One of the emerging results of the current Coronavirus is its stimulation of nationalistic feelings and policies. Though the virus by its very nature cuts across borders, but a growing list of countries are adopting measures to safe guard their narrow interests to the extent of revitalizing regulations banning exporting of some materials because they are needed at home. As a result the idea of self-sufficiency and domestic productions got a shot in the arm to avoid being prey at others’ mercy especially in the area of medical supplies, every country got into hasty programs to boost their internal output.
Sudan should not miss the boat and needs to utilize the new change of mood into the international relations for a radical and aggressive change in handling its own domestic affairs.
Luckily enough an opportunity is emerging with the current wheat season. Thanks to the good weather where spate of cold winds took longer time blowing through wheat plantation that eventually helped in overcoming some of the obstacles that have otherwise hampered the season.
The forecast looks promising to the extent that the Minister of Agriculture Essa Osman expects that this year wheat season can cover 5 months of the country’s consumption, which amounts roughly to producing 1.2 million tons. And by adopting some measures like mixing wheat with sorghum flour, which is technically possible can help increase flour availability to meet a good percentage of the domestic needs. Research and experiments have been going on for decades in this field and it is time to work towards implementation. But that will happen only when the government decides not to import any wheat from abroad, which requires a political will.
The history of wheat imports shows clearly the need to review and change this course. It has jumped from 99 metric tons in 1960 to 2222 in 2018 with a drop of 13.8 percent from the previous year when imports totalled 2580 tons. Wheat imports crossed the 1000 tons thresholds in 2004 by importing 1522 tons, a jump of 52.9 percent from the previous year.
Production on the other hand was mere 25 tons in 1960 growing gradually to 500 tons in 1990 peaking to 875 tons in 1992, then start to deteriorate and fluctuate going as low as 170 tons in 1999, then improved registering 600 tons last year and 595 tons in 2018, which makes total consumption 2.8 million tons.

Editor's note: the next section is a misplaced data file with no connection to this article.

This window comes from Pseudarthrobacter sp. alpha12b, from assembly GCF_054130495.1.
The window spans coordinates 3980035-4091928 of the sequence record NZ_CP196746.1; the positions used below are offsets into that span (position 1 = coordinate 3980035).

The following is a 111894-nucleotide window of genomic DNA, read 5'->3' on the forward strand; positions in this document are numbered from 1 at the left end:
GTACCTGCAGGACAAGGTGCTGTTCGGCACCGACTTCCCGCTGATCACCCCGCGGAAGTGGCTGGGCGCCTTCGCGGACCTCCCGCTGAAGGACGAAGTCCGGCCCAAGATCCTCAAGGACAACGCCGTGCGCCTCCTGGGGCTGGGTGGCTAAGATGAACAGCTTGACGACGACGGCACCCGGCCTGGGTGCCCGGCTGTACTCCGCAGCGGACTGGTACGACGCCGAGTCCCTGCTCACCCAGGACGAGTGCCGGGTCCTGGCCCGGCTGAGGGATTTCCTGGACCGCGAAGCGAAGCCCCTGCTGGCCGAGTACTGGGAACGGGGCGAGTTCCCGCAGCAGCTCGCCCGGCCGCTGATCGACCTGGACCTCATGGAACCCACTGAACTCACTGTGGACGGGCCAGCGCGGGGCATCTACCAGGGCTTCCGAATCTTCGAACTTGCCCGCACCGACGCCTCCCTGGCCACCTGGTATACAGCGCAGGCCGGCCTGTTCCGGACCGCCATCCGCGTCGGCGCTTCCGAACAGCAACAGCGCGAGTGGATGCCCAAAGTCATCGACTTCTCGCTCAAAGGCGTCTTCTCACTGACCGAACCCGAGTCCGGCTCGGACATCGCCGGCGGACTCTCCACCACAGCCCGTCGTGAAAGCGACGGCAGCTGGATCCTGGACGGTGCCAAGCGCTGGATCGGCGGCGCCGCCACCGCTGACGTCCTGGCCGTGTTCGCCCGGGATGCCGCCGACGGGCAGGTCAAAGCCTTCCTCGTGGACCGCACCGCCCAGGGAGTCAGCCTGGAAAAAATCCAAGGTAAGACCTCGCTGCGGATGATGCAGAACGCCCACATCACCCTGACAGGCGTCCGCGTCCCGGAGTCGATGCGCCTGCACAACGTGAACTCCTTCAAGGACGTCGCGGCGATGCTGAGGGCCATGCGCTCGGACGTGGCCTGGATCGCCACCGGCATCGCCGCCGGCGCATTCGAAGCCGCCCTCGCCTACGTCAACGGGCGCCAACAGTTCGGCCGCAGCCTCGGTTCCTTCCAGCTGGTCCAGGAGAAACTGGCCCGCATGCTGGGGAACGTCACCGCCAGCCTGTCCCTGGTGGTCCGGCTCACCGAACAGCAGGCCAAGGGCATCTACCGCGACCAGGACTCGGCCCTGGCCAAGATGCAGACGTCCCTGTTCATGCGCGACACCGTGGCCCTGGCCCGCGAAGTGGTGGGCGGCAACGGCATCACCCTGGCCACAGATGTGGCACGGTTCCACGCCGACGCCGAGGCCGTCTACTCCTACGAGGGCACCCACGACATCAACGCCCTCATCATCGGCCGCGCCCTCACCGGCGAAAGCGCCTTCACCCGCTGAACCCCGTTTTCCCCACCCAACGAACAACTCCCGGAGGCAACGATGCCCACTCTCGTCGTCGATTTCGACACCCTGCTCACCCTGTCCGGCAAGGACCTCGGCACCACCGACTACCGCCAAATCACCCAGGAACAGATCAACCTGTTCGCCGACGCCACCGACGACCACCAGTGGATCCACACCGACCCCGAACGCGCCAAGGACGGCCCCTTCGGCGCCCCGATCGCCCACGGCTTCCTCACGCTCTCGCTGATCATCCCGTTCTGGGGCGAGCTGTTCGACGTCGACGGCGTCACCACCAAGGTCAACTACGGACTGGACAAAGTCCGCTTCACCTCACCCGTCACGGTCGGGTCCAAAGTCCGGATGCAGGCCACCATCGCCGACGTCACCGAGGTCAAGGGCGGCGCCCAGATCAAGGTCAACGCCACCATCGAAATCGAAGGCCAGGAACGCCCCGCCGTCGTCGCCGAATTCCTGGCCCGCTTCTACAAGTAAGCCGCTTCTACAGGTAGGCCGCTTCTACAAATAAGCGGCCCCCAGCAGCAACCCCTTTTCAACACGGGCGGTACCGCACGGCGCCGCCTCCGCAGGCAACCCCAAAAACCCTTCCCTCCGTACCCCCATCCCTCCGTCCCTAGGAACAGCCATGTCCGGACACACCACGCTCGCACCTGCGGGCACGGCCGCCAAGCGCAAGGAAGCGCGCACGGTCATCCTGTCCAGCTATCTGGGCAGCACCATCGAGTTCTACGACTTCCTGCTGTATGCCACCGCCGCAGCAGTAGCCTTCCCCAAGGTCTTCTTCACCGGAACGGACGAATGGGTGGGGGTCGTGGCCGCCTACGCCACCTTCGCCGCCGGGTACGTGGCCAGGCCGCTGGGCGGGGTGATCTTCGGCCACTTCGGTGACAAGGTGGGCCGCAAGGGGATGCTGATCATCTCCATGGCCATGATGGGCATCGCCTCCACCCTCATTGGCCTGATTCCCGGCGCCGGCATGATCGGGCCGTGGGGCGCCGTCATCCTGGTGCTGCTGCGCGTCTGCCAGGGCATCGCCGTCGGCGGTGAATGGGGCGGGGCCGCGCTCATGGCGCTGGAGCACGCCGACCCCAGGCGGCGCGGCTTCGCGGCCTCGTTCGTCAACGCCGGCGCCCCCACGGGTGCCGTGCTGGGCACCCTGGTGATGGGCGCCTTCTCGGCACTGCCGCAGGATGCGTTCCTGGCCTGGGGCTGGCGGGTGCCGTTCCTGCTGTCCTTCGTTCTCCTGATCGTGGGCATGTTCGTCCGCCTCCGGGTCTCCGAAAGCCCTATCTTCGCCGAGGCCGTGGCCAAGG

However, to realize such promising forecast some logistical problems related to providing machinery, sacks and finance needs to be met heads on at the highest executive and political level possible to send a message of seriousness; in addition of course to the thorny and chronic subsidy issue.
Subsidizing wheat has helped in accelerating its consumption specially into ever expanding rural areas at the expense of traditional cereals and into making pastries instead of bread. Equally some wheat is being smuggled to neighboring countries. Lifting subsidies on wheat has been in the center of political discussion all time along and it has proved to be a dividing issue between Minister of Finance and the Forces of Freedom and Change, who represent the political body supporting the government.
Though the issue of lifting wheat subsidy is being seen as a hot potato that nobody wants to handle it, but it is high time to take a decision within a greater plan that have a big picture and able to make the necessary bold moves to make its vision a reality.
A breakthrough in this area will provide the much needed incentive to venture into a new attempt to revive the old dream of making the country bread basket for the Arab world. It has been more than four decades since that phrase was coined. Though it has a dismal record due to various reasons, but the fact that Kenana Sugar Company, created out of Arab investments, continue to operate and sustaining its success shows a living example that the possibility is there.
Moreover, the Coronavirus has highlighted yet again the need to secure food and other necessities. Already a number of Gulf countries have embarked on attempts to rent lands in some countries including Sudan. These deals need to be reviewed and be based on a strong, transparent grounds to re-start a new drive to feed the country’s people and nearby Arabs.
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